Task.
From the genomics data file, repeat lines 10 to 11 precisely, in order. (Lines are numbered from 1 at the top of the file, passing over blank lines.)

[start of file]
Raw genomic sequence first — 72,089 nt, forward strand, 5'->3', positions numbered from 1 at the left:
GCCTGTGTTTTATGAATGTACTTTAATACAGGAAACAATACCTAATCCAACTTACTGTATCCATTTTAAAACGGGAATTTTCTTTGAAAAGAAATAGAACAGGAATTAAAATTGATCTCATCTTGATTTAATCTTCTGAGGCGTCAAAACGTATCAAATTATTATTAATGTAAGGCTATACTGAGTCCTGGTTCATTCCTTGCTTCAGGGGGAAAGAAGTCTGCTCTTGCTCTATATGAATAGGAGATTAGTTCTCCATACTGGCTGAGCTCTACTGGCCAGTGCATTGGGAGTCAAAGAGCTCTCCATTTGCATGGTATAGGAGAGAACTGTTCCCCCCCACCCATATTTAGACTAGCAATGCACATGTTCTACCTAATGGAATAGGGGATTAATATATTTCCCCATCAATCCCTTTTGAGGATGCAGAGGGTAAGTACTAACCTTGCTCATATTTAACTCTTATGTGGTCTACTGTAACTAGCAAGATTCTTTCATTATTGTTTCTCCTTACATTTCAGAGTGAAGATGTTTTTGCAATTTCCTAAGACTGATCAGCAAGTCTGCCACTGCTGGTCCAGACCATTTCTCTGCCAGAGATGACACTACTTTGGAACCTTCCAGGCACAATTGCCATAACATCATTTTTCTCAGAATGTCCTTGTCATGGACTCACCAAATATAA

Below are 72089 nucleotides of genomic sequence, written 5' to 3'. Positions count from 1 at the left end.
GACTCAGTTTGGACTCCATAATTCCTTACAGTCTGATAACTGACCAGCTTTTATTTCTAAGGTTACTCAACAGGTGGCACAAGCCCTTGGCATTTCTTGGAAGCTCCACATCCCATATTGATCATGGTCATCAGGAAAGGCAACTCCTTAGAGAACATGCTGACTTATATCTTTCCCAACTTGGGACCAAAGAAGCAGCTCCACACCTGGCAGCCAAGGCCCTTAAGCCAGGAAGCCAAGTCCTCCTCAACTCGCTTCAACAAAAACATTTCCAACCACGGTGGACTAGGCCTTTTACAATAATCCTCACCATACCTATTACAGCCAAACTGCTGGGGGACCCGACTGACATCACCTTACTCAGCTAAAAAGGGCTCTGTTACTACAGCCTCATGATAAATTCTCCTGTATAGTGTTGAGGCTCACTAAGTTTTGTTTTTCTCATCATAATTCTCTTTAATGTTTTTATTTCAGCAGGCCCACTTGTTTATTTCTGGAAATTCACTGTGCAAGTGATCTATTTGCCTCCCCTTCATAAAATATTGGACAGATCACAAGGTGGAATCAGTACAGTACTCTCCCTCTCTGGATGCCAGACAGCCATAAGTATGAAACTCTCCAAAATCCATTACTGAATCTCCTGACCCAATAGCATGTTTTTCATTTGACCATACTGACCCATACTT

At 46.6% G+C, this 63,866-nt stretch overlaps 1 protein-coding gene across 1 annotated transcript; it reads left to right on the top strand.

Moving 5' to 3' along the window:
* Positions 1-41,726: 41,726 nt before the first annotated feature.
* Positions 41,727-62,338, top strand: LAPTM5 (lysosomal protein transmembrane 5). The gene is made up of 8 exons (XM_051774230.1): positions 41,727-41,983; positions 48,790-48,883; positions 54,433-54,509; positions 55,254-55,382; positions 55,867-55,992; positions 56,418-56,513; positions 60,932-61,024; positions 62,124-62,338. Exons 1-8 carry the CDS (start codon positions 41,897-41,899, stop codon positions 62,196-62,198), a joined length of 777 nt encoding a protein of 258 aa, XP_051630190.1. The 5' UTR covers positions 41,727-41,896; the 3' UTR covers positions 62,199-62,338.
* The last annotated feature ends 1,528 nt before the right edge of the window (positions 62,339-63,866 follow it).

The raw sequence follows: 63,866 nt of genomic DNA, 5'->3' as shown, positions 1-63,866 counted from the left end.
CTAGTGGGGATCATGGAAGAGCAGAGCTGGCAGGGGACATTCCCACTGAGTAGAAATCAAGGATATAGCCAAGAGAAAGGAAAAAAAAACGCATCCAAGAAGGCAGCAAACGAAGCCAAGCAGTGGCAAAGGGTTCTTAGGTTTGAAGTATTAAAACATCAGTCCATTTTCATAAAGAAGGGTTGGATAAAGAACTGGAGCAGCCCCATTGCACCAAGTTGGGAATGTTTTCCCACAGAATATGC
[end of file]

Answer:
The raw sequence follows: 63,866 nt of genomic DNA, 5'->3' as shown, positions 1-63,866 counted from the left end.
CTAGTGGGGATCATGGAAGAGCAGAGCTGGCAGGGGACATTCCCACTGAGTAGAAATCAAGGATATAGCCAAGAGAAAGGAAAAAAAAACGCATCCAAGAAGGCAGCAAACGAAGCCAAGCAGTGGCAAAGGGTTCTTAGGTTTGAAGTATTAAAACATCAGTCCATTTTCATAAAGAAGGGTTGGATAAAGAACTGGAGCAGCCCCATTGCACCAAGTTGGGAATGTTTTCCCACAGAATATGC